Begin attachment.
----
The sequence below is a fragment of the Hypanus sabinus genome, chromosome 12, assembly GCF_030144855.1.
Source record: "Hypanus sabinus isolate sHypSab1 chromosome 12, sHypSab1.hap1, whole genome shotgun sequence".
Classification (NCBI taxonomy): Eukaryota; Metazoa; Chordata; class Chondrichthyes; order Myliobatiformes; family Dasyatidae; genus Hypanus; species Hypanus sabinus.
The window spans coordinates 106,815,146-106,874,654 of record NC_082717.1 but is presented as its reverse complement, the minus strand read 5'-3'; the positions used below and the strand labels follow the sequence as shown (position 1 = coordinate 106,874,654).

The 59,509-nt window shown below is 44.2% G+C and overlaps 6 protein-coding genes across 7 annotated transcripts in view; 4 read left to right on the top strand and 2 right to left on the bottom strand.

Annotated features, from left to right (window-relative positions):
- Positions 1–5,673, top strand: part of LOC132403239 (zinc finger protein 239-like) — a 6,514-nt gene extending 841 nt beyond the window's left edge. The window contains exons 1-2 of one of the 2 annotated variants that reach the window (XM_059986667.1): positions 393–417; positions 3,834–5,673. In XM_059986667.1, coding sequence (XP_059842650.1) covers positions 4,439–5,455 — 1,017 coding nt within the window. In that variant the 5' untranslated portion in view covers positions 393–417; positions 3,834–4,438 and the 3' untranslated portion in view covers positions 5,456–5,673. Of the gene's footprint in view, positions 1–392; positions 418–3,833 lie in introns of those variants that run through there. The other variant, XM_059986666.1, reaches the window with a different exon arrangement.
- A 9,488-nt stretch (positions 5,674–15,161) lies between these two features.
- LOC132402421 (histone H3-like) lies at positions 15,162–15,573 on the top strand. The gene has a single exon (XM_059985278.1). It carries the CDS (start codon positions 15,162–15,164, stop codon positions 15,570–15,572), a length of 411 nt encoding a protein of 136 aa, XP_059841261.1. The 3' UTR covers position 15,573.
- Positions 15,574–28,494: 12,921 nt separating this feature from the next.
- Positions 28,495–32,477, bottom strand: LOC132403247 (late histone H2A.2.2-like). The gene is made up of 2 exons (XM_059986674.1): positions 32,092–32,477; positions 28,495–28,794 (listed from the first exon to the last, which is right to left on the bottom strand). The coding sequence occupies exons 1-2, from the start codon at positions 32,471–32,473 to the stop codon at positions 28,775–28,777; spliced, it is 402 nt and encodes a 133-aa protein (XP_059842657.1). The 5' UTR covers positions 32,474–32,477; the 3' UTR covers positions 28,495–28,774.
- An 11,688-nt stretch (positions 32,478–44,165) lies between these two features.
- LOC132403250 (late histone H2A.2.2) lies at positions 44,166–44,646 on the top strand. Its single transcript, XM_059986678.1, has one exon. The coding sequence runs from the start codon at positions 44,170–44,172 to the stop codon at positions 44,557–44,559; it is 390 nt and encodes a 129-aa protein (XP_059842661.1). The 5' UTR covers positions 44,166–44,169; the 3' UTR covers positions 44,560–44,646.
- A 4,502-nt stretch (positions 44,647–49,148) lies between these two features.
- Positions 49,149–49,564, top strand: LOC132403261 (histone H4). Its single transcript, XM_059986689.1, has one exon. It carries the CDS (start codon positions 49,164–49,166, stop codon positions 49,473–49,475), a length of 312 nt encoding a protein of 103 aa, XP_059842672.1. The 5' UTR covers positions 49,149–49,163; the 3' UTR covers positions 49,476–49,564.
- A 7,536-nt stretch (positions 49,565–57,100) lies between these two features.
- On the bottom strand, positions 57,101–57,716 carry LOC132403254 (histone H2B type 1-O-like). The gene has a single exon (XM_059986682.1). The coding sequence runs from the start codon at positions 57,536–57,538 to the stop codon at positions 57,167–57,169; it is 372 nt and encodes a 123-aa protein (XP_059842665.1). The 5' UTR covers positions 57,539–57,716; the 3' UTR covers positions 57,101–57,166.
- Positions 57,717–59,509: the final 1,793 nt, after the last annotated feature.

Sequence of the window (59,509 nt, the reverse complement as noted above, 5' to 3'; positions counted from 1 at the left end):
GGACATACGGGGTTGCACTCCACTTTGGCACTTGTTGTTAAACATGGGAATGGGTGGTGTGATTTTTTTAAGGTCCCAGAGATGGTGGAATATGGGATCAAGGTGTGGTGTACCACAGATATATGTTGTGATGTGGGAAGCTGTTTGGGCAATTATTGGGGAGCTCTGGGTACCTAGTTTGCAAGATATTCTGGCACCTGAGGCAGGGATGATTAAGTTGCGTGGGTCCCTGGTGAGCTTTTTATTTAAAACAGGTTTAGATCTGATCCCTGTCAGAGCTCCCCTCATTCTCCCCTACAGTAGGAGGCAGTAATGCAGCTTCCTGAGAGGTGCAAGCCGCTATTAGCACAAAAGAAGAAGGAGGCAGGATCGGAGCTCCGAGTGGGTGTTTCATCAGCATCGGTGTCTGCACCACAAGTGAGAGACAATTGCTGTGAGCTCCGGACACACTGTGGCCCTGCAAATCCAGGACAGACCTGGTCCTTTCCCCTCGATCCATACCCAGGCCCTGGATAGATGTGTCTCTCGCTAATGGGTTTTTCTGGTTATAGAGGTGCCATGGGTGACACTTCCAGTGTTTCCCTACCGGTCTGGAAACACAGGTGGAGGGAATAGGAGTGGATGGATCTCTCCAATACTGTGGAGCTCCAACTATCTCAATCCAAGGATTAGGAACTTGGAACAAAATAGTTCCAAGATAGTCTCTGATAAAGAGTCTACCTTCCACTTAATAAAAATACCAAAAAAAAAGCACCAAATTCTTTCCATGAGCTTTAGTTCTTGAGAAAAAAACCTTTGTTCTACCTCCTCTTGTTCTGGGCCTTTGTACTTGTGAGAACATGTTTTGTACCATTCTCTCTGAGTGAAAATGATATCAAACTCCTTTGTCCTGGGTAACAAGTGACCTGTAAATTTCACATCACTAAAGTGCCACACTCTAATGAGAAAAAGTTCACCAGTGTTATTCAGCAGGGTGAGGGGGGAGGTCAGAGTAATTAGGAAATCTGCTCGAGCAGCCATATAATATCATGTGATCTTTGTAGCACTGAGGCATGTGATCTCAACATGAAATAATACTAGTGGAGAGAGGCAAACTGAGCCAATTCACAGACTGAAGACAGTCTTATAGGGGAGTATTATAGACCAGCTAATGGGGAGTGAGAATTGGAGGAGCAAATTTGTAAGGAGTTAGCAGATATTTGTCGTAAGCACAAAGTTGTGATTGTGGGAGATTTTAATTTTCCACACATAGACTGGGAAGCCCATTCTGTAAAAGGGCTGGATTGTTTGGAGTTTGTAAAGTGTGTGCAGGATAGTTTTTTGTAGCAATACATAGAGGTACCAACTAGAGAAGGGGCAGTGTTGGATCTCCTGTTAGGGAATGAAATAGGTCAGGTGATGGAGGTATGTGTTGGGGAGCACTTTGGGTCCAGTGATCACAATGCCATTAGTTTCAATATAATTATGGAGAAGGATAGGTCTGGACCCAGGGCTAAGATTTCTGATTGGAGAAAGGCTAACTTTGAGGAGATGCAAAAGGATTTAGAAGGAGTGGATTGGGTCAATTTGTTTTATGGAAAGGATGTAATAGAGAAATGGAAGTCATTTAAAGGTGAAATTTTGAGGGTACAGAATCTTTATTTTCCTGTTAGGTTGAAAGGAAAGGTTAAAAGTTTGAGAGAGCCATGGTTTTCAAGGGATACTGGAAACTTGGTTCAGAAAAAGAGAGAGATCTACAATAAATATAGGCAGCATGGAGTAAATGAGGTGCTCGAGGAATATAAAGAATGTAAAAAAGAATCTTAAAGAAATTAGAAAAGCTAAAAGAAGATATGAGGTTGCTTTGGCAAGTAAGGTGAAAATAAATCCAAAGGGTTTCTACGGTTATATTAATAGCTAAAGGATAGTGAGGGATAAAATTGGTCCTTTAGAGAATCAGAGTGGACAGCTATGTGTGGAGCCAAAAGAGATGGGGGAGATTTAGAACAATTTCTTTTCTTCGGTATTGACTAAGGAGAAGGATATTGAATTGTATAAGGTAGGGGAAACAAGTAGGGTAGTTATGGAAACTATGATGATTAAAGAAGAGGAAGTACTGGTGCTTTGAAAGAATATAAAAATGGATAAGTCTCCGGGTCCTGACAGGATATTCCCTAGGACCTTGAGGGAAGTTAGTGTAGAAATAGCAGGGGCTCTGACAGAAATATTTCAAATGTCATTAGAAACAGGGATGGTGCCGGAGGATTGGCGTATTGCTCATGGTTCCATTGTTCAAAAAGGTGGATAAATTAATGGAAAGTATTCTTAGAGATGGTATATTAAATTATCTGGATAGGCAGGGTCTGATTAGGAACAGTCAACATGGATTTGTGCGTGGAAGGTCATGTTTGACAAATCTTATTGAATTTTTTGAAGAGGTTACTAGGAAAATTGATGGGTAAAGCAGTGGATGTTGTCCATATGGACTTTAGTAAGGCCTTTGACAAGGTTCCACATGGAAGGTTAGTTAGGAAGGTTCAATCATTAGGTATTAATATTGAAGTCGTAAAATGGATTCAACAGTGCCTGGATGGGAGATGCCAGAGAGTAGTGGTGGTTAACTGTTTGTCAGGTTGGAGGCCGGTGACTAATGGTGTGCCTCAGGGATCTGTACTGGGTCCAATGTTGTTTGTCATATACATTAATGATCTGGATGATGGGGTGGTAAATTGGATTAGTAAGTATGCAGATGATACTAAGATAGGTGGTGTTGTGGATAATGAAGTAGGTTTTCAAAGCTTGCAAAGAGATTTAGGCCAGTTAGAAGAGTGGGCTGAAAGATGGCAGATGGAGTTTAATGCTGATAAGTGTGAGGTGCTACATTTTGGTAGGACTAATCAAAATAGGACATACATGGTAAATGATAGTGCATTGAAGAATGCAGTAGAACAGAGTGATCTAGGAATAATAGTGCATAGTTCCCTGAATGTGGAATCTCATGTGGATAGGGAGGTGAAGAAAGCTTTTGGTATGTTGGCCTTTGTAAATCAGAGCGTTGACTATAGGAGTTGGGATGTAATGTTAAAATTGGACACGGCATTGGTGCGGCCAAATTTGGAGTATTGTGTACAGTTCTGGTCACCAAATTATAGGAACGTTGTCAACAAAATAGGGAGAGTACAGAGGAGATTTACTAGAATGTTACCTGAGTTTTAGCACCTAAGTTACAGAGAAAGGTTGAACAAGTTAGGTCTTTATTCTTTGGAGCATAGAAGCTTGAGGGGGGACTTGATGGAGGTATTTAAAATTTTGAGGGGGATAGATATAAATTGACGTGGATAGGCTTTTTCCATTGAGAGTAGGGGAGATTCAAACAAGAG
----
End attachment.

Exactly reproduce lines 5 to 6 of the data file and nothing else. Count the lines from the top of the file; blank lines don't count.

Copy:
The 59,509-nt window shown below is 44.2% G+C and overlaps 6 protein-coding genes across 7 annotated transcripts in view; 4 read left to right on the top strand and 2 right to left on the bottom strand.

Annotated features, from left to right (window-relative positions):